World

Around the Nation
5:01 pm
Sun March 10, 2013

Solitary Confinement: Punishment Or Cruelty?

A hallway at Eastern State Penitentiary in Philadelphia. The prison, opened in 1829 and closed in 1970, pioneered the use of solitary confinement.
Jacki Lyden NPR

An estimated 80,000 American prisoners spend 23 hours a day in closed isolation units for 10, 20 or even more than 30 years.

Now, amid growing evidence that it causes mental breakdown, the Federal Bureau of Prisons has decided for the first time to review its policies on solitary confinement.

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Theater
5:01 pm
Sun March 10, 2013

'The Last Five Years' Returns To New York

Adam Kantor and Betsy Woolfe star in the current off-Broadway revival of Jason Robert Brown's The Last Five Years.
The Hartman Group / Second Stage Theatre

The Last Five Years originally ran off-Broadway in 2002. Cited as one of Time magazine's "Ten Best of 2001," it won Drama Desk awards for Best Music and Best Lyrics.

There are only two characters in the musical, Jamie and Cathy. Jamie is a young novelist and Cathy is a struggling actress. Told in reverse chronological order, the drama shows what happens when an artistic couple's romance fizzles out.

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Author Interviews
5:01 pm
Sun March 10, 2013

A Twin Carries On Alone In 'Her: A Memoir'

Christa and Cara Parravani were identical twins. When they were 28, Cara died of a drug overdose, and Christa spiraled into depression.

In her new book, Her: A Memoir, Christa explores their bond of sisterhood, which went beyond blood into the elliptical world of twinhood.

Both were artists, one a writer and the other a photographer. Both married young. Both lived through a hardscrabble childhood with a troubled mother. But Cara's path diverged after she was attacked and raped at age 24.

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Environment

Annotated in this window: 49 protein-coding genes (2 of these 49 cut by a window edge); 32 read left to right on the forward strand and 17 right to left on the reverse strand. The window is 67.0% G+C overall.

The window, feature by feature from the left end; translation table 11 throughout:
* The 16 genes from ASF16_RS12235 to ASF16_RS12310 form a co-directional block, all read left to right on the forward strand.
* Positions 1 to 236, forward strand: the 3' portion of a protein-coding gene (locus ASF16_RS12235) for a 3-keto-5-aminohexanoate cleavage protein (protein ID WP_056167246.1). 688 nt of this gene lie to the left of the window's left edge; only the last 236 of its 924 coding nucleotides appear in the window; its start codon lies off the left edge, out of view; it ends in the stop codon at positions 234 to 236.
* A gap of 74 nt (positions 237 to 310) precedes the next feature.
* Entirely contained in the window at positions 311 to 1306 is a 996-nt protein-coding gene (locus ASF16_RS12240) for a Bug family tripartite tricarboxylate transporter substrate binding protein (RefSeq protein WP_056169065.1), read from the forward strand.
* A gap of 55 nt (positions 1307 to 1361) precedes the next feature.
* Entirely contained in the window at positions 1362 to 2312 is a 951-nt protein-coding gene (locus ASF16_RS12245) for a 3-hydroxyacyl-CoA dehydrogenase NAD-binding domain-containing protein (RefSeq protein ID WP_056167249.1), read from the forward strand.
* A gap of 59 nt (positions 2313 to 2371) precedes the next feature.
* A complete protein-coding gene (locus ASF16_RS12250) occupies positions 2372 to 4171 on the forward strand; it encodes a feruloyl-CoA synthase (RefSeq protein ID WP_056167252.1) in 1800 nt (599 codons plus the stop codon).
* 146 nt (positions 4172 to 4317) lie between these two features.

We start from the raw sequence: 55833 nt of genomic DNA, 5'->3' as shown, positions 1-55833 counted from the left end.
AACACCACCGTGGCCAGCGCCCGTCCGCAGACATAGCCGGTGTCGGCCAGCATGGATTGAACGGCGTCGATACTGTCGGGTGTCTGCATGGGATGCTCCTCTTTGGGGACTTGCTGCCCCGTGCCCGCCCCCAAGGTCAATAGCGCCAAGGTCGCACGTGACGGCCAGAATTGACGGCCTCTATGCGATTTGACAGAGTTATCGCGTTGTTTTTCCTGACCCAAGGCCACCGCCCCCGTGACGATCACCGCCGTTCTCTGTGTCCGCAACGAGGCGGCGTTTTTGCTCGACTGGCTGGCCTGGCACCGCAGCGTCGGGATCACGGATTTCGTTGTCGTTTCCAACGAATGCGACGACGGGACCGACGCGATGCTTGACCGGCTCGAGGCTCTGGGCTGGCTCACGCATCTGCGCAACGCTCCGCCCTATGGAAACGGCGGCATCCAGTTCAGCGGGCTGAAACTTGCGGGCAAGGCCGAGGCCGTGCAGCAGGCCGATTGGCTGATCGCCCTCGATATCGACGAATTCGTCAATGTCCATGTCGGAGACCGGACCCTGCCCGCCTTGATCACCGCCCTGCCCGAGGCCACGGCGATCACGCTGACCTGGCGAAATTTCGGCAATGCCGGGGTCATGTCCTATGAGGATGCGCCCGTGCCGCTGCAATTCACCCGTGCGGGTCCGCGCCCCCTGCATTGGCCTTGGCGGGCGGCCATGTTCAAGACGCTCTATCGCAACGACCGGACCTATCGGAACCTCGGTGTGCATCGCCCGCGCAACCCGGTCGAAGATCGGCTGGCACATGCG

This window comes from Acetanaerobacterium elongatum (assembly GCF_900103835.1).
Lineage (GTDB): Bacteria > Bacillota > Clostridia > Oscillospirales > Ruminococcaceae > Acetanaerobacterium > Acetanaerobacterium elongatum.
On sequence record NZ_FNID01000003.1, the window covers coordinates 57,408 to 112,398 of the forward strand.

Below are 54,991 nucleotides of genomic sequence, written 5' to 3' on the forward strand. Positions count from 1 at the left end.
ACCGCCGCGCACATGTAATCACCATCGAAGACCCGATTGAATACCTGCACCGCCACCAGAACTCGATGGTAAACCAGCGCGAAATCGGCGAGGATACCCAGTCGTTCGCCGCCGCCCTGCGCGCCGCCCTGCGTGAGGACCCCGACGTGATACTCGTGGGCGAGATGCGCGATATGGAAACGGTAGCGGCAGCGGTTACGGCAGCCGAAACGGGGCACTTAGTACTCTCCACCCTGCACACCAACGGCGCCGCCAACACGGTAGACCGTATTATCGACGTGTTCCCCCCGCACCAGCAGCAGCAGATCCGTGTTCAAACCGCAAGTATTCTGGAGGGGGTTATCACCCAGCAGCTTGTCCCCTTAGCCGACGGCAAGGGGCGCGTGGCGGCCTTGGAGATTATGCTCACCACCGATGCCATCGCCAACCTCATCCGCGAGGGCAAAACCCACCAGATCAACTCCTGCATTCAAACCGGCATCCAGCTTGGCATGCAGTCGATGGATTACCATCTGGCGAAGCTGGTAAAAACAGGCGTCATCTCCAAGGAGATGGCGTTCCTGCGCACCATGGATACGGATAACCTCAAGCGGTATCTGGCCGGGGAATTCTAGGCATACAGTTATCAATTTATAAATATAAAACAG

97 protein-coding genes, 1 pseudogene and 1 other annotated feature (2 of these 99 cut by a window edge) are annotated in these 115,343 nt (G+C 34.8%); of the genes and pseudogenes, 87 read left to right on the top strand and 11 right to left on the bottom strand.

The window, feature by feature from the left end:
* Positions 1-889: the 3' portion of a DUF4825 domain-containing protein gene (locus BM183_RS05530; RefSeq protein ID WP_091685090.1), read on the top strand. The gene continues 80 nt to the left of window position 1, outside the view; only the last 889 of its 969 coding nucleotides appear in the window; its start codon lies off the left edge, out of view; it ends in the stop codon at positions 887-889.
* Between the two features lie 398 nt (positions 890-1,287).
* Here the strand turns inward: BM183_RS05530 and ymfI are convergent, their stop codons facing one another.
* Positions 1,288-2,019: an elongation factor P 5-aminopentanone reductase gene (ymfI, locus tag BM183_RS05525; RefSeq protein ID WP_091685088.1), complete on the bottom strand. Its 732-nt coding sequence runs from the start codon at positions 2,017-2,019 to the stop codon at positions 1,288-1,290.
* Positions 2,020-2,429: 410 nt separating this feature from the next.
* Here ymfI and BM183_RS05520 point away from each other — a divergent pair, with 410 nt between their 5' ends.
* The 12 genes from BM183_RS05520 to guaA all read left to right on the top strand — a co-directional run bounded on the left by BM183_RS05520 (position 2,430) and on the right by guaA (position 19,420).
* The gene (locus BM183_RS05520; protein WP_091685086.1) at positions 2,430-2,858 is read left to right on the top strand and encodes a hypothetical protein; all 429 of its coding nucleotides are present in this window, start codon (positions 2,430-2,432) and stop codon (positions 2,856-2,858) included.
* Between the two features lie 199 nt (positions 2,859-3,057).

4:18 pm
Sun March 10, 2013

Remembering Aldo Leopold, Visionary Conservationist And Writer

Originally published on Wed March 13, 2013 10:13 am

"There are some who can live without wild things, and some who cannot. These essays are the delights and dilemmas of one who cannot. Like winds and sunsets, wild things were taken for granted until progress began to do away with them. Now, we face the question whether a still higher 'standard of living' is worth its cost in things natural, wild and free." — A Sand County Almanac

A Sand County Almanac, a collection of essays and observations, was written decades ago by Aldo Leopold, the father of the American conservation movement.

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Law
4:07 pm
Sun March 10, 2013

Once On Death Row, He Now Fights To Defeat The Death Penalty

Kirk Bloodsworth was the first person in the U.S. to be exonerated by DNA evidence after receiving the death sentence. Convicted in 1985 of the rape and murder of a young girl, he was released in 1993.
Mladen Antonov AFP/Getty Images

Originally published on Sun March 10, 2013 7:35 pm

Maryland is about to become the 18th state to abolish the death penalty.

A bill has passed the state Senate and is expected to pass the House of Delegates easily with the governor's ardent support. The strongest advocate to end the death penalty in Maryland is Kirk Bloodsworth, who was convicted of murder in that state in 1985 and was the first person in the U.S. to be sentenced to death row then exonerated by DNA evidence.